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Definition of "broom" [broom]

  • An implement used for sweeping, usually consisting of a bunch of twigs, straw, or bristles bound together and attached to a stick or handle. (noun)
  • Any of various Mediterranean shrubs of the genus Cytisus in the pea family, especially C. scoparius, having mostly compound leaves with three leaflets and showy, usually bright yellow flowers. (noun)
  • Any of several similar or related shrubs, especially in the genera Genista and Spartium. (noun)
  • To sweep with or as if with a broom. (verb-transitive)

American Heritage(R) Dictionary of the English Language, Fifth Edition. Copyright (c) 2011 by Houghton Mifflin Harcourt Publishing Company. Published by Houghton Mifflin Harcourt Publishing Company. All rights reserved.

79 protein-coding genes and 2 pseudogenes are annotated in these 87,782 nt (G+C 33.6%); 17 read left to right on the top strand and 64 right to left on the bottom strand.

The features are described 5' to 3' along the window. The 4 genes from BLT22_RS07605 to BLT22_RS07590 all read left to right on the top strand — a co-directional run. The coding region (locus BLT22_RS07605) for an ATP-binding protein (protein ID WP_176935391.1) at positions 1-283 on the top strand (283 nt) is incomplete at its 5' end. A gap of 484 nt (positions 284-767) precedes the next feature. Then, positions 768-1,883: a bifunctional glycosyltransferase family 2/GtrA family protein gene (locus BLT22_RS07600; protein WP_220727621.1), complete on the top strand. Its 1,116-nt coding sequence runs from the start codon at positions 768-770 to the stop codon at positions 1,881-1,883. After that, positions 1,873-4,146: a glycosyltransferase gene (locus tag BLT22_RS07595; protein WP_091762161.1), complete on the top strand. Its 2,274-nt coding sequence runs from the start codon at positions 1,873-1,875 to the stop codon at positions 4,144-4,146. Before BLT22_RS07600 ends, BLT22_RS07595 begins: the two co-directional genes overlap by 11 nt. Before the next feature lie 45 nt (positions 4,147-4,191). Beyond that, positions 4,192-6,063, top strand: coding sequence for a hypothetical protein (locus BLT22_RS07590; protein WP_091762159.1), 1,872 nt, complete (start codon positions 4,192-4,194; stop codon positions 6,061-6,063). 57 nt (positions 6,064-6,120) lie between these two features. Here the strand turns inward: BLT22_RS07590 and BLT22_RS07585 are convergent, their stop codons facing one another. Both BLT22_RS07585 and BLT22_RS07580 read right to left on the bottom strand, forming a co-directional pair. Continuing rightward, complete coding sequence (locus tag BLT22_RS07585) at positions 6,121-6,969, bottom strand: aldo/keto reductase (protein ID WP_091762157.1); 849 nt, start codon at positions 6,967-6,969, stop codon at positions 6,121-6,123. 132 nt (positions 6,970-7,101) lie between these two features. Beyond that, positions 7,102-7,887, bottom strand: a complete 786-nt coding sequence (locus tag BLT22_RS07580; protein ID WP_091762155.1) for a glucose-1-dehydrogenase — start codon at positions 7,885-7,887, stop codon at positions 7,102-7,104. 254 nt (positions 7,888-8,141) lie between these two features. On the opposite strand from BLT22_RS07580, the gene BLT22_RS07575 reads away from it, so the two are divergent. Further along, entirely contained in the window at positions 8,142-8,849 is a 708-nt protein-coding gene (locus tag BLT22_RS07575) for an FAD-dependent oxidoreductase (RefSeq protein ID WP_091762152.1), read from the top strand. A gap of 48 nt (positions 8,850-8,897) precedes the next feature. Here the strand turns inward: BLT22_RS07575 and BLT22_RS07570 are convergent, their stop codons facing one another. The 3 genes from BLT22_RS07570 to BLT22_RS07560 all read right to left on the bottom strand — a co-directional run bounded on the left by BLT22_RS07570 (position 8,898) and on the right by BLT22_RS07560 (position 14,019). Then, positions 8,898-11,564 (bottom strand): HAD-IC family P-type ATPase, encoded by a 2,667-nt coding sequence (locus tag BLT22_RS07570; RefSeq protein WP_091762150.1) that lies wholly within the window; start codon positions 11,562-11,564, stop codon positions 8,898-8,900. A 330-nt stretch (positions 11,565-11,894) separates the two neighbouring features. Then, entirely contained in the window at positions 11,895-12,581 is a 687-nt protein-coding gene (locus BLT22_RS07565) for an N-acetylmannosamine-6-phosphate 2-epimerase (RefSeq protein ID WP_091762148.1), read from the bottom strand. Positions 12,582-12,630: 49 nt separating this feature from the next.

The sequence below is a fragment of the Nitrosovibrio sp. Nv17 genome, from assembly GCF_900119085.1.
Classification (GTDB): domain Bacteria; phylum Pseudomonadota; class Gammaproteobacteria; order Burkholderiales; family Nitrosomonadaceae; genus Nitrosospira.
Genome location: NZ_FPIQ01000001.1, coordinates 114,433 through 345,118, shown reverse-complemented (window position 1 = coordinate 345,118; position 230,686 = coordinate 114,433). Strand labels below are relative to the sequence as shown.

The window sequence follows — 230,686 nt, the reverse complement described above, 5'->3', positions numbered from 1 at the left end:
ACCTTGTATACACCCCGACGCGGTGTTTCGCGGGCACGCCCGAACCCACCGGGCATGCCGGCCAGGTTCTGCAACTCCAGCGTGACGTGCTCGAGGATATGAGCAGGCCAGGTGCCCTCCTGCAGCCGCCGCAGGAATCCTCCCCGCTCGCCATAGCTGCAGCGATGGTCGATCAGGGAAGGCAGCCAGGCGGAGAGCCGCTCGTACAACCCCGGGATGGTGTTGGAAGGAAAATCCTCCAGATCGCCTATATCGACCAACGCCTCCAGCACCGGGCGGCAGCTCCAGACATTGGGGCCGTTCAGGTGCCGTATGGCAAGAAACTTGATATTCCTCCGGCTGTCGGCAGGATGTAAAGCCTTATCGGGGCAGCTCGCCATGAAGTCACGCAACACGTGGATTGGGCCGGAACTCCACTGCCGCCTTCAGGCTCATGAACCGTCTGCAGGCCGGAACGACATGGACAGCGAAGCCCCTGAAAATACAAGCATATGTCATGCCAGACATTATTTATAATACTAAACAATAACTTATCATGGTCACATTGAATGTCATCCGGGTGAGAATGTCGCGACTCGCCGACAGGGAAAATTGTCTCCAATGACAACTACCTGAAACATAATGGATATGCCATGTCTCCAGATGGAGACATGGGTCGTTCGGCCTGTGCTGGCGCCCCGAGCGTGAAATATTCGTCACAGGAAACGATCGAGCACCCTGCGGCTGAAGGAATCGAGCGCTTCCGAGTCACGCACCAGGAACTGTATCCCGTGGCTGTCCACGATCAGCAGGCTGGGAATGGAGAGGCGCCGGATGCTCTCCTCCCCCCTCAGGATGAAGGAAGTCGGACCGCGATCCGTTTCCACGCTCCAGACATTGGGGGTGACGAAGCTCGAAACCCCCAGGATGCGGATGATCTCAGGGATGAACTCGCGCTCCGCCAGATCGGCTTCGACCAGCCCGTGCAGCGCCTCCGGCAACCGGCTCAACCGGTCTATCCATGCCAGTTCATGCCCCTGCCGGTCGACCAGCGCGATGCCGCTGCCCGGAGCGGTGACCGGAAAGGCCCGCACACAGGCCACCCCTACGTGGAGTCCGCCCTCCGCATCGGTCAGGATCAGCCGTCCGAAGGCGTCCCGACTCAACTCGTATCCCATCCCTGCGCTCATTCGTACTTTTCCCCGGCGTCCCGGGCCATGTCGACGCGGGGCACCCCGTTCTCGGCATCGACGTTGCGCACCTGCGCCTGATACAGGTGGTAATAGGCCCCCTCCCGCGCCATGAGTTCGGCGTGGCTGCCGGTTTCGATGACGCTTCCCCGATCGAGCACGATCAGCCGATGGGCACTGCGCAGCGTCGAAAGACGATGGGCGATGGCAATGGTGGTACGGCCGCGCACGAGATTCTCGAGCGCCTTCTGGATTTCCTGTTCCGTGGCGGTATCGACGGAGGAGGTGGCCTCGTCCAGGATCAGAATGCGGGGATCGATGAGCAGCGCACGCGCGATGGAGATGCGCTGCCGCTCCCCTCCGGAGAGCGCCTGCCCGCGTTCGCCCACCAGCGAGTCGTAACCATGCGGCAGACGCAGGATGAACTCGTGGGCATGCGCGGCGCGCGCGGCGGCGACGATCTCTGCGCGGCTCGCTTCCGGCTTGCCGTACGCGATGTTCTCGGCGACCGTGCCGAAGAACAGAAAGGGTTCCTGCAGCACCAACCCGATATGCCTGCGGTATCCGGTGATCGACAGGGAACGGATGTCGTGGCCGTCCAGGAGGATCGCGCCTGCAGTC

Use "broom" in a sentence
  • "Now you know, missy, of co'se, dese heah broom -- weddin's dey ain't writ down in nuther co't-house nur chu'ch books -- an 'so ef any o' dese heah smarty meddlers was to try to bring up ole sco'es an 'say dat Sister Sophy-Sophia wasn't legally married, dey wouldn't be no witnesses _but me an' de broom_, an 'I'd have to witness _for it_, an' -- an '_I_ wouldn't be no legal witness. ""
  • "III. vi.27 (417,4) _Come oe'er the broom, Bessy, to me_] As there is no relation between _broom_ and a _boat_, we may better read,"
  • "A candidate who does NOT fly on a broom is a now a serious proposition!"